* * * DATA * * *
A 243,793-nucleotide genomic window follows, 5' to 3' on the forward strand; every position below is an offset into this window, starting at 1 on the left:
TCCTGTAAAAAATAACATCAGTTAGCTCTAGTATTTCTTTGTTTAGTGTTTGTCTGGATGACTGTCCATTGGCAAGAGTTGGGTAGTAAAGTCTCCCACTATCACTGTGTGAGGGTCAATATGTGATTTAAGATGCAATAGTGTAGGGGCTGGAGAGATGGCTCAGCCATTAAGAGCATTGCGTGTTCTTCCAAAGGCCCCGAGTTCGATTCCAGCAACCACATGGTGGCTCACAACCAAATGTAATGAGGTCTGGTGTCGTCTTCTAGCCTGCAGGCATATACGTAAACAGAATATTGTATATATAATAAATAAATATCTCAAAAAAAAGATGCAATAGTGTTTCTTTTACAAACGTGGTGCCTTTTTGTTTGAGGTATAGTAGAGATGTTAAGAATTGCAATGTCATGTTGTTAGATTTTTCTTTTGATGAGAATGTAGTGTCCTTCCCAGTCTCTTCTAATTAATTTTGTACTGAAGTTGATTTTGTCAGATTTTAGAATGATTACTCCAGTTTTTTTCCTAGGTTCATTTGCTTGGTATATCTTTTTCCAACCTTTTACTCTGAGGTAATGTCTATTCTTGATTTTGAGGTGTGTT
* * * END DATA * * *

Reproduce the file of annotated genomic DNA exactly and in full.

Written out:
A 243,793-nucleotide genomic window follows, 5' to 3' on the forward strand; every position below is an offset into this window, starting at 1 on the left:
TCCTGTAAAAAATAACATCAGTTAGCTCTAGTATTTCTTTGTTTAGTGTTTGTCTGGATGACTGTCCATTGGCAAGAGTTGGGTAGTAAAGTCTCCCACTATCACTGTGTGAGGGTCAATATGTGATTTAAGATGCAATAGTGTAGGGGCTGGAGAGATGGCTCAGCCATTAAGAGCATTGCGTGTTCTTCCAAAGGCCCCGAGTTCGATTCCAGCAACCACATGGTGGCTCACAACCAAATGTAATGAGGTCTGGTGTCGTCTTCTAGCCTGCAGGCATATACGTAAACAGAATATTGTATATATAATAAATAAATATCTCAAAAAAAAGATGCAATAGTGTTTCTTTTACAAACGTGGTGCCTTTTTGTTTGAGGTATAGTAGAGATGTTAAGAATTGCAATGTCATGTTGTTAGATTTTTCTTTTGATGAGAATGTAGTGTCCTTCCCAGTCTCTTCTAATTAATTTTGTACTGAAGTTGATTTTGTCAGATTTTAGAATGATTACTCCAGTTTTTTTCCTAGGTTCATTTGCTTGGTATATCTTTTTCCAACCTTTTACTCTGAGGTAATGTCTATTCTTGATTTTGAGGTGTGTT